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Tex Heart Inst J. 2014 Dec 1;41(6):603-8. doi: 10.14503/THIJ-13-3896. eCollection 2014 Dec.

Giant coronary artery aneurysms: review and update.


Giant coronary artery aneurysms are rare, with a reported prevalence of 0.02% to 0.2%. Causative factors include atherosclerosis, Takayasu arteritis, congenital disorders, Kawasaki disease, and percutaneous coronary intervention. Most giant coronary artery aneurysms are asymptomatic, but some patients present with angina pectoris, sudden death, fistula formation, pericardial tamponade, compression of surrounding structures, or congestive heart failure. Clinical sequelae include thrombus formation, embolization, fistula formation, and rupture. Surgical correction is generally accepted as the preferred treatment for giant coronary artery aneurysms. We present an illustrative case of a giant 70 × 40-mm coronary artery aneurysm in a 56-year-old man who declined surgery and died one month later. In addition, we provide a review of the medical literature on giant coronary artery aneurysms.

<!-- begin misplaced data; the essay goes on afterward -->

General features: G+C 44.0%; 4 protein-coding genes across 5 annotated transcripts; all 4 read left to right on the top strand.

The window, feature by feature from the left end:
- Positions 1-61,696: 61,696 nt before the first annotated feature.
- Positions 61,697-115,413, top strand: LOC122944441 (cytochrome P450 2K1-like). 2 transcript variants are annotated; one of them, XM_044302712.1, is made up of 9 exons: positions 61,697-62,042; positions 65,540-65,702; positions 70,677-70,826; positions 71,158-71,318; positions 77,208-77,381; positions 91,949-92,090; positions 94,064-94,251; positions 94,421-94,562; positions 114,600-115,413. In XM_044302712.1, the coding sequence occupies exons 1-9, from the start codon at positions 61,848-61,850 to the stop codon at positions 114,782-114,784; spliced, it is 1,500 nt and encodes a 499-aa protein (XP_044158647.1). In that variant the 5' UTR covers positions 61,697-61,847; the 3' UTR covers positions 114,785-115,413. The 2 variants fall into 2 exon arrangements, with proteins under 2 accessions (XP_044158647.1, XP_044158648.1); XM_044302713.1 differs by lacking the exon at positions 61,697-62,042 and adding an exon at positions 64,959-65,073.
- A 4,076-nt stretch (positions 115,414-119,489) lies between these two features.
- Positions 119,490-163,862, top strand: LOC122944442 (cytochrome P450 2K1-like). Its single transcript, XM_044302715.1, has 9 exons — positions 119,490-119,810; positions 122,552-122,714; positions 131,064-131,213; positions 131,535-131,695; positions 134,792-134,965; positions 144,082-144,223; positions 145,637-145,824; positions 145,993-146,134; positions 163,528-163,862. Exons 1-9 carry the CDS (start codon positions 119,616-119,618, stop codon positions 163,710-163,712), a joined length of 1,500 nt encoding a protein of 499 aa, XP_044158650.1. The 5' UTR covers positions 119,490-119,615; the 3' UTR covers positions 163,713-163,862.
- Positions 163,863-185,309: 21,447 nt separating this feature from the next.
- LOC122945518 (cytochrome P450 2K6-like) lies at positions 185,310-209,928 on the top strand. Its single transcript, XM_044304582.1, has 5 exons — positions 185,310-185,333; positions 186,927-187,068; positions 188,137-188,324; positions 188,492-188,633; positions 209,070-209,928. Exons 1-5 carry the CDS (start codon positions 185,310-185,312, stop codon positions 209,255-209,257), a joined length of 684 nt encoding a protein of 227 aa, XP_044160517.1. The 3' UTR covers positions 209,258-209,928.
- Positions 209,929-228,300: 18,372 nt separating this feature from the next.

Angina pectoris; aneurysm, dissecting/diagnosis/etiology/therapy; aneurysm, false; angina, unstable; anticoagulants/preventive use; coronary aneurysm/diagnosis/radiography/therapy/ultrasonography; coronary angiography; dilatation, pathologic; radiography, thoracic; stents; thromboembolism; tomography, x-ray computed; ultrasonography, interventional

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